SPOKANE, Wash. — The US Census Bureau unveiled new data Thursday from the 2020 census that provides more local insight into growth trends and other statistics for cities and counties.
The numbers show that Spokane and Coeur d'Alene are among the fastest-growing cities in the country, though not in the top percentiles for those metrics.
The census also tracked housing vacancy, meaning the percentage of units that are actually available for people to move into. The Inland Northwest ranks near the bottom of the pack by that metric, showing both high demand for and low supply of housing in the region.
Between 2010 and 2020, Spokane County grew by 68,118 people. That's the 90th most of 3,143 counties tracked nationwide.
Kootenai County grew by 32,868 people, the 191st most.
Notably, the vast majority of counties in America are losing population, as more and more people move towards denser urban areas. However, most counties in Washington, Oregon, and Idaho are showing growth.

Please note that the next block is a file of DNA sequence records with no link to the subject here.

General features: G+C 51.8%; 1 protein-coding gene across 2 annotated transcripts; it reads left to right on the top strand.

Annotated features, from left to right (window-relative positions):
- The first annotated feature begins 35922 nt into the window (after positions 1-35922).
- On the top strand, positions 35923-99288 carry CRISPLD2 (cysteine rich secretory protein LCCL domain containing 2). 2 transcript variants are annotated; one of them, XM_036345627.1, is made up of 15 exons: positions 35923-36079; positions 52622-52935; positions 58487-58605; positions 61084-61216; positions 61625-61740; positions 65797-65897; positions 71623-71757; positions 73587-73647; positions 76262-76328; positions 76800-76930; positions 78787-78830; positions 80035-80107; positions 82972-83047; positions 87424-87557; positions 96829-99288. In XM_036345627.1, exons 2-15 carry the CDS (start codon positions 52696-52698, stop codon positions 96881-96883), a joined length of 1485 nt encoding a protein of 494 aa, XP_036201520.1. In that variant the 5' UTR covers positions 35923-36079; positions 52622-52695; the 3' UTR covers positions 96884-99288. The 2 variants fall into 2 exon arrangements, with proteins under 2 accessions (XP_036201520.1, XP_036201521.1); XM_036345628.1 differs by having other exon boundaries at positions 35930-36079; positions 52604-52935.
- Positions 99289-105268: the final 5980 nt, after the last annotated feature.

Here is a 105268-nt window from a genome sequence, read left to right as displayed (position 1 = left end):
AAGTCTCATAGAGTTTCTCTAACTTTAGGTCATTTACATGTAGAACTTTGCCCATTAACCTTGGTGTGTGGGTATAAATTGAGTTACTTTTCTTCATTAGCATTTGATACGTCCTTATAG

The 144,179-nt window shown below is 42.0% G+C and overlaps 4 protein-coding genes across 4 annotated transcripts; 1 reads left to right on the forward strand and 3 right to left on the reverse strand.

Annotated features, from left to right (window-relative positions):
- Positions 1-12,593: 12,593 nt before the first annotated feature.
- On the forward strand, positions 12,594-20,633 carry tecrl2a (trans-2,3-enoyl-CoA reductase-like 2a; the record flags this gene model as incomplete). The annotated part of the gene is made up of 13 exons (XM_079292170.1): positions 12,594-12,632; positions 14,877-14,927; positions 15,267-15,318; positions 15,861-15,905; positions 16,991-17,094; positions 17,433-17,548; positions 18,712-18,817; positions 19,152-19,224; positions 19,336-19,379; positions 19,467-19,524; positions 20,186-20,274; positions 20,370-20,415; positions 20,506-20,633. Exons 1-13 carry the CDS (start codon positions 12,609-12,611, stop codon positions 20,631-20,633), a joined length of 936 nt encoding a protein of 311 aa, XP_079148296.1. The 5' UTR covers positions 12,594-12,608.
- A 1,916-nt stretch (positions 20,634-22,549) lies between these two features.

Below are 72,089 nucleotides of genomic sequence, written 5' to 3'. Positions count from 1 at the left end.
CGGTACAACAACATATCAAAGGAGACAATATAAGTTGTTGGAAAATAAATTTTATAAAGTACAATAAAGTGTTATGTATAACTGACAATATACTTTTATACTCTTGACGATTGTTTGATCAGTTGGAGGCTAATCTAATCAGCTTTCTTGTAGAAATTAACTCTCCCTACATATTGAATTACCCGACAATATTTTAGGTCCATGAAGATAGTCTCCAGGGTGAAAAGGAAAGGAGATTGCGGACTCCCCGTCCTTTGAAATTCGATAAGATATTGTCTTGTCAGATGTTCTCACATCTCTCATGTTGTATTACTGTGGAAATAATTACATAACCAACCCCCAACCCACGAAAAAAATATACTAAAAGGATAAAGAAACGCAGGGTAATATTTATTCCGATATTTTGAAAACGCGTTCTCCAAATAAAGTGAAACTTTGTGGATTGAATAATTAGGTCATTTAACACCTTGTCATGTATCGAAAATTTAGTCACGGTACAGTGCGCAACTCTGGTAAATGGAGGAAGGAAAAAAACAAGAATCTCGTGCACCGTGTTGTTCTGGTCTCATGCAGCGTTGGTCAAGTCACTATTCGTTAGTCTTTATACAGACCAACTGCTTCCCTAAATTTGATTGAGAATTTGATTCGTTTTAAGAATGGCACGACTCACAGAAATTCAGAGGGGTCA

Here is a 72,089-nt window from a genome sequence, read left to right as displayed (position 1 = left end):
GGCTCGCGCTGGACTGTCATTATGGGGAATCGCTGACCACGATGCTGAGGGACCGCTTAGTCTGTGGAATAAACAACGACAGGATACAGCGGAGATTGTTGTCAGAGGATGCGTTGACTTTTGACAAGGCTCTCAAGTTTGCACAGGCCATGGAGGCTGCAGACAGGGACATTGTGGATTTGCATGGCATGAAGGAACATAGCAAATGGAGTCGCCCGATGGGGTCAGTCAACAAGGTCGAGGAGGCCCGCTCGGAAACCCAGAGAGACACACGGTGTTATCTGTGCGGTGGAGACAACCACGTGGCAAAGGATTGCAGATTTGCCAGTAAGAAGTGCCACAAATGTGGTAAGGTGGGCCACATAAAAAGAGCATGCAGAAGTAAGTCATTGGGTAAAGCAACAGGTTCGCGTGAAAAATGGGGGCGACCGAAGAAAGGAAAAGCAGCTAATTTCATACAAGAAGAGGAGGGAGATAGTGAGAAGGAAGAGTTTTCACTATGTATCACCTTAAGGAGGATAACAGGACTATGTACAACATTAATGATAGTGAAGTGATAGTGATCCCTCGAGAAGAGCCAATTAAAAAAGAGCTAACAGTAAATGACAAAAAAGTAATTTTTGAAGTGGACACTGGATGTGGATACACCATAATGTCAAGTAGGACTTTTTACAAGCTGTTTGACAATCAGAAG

Perhaps a more useful statistic for measuring relative growth is percentage increase.
The census data shows Spokane County's population increased by 14.5% between the 2010 and 2020 censuses. That ranks 238 of 3,143 counties.
Kootenai County's population meanwhile exploded by 23.7%, the 81st most of any county in the country.
Again, even as much of the nation's counties are seeing population decreases, the Northwest is seeing nearly universal increases.
One of the more interesting stats provided in the new census data relates to housing availability. The bureau tracked what percentage of units in each county were actually vacant. This stat confirms the dire state of housing in the Inland Northwest that many have already been experiencing firsthand.
In Spokane County, only 5.2% of units are vacant. That's the 3,003rd most of 3,143 counties, placing it in the bottom 5% for availability.
Things are better in Kootenai County, with 10% vacancy. However that still places it as county number 2,186 — the bottom third of counties.
The bottom tiers of this metric are littered with counties in Washington and Oregon. Franklin County in Washington, home to Pasco, has a vacancy rate of just 3.3%, making it county number 3,135 — that's the bottom 0.25% of counties in America.